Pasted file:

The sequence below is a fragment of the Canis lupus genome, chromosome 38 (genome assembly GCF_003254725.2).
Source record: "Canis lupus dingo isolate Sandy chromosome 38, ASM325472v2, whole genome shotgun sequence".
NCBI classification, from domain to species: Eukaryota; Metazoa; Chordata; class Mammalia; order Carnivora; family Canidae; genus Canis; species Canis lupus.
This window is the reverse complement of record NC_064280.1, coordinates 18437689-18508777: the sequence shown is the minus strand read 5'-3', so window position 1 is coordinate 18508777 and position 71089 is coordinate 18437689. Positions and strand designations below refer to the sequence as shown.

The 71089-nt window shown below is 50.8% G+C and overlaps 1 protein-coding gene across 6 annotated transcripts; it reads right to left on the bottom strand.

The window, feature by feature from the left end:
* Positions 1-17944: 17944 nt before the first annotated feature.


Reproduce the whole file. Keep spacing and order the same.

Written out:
The sequence below is a fragment of the Canis lupus genome, chromosome 38 (genome assembly GCF_003254725.2).
Source record: "Canis lupus dingo isolate Sandy chromosome 38, ASM325472v2, whole genome shotgun sequence".
NCBI classification, from domain to species: Eukaryota; Metazoa; Chordata; class Mammalia; order Carnivora; family Canidae; genus Canis; species Canis lupus.
This window is the reverse complement of record NC_064280.1, coordinates 18437689-18508777: the sequence shown is the minus strand read 5'-3', so window position 1 is coordinate 18508777 and position 71089 is coordinate 18437689. Positions and strand designations below refer to the sequence as shown.

The 71089-nt window shown below is 50.8% G+C and overlaps 1 protein-coding gene across 6 annotated transcripts; it reads right to left on the bottom strand.

The window, feature by feature from the left end:
* Positions 1-17944: 17944 nt before the first annotated feature.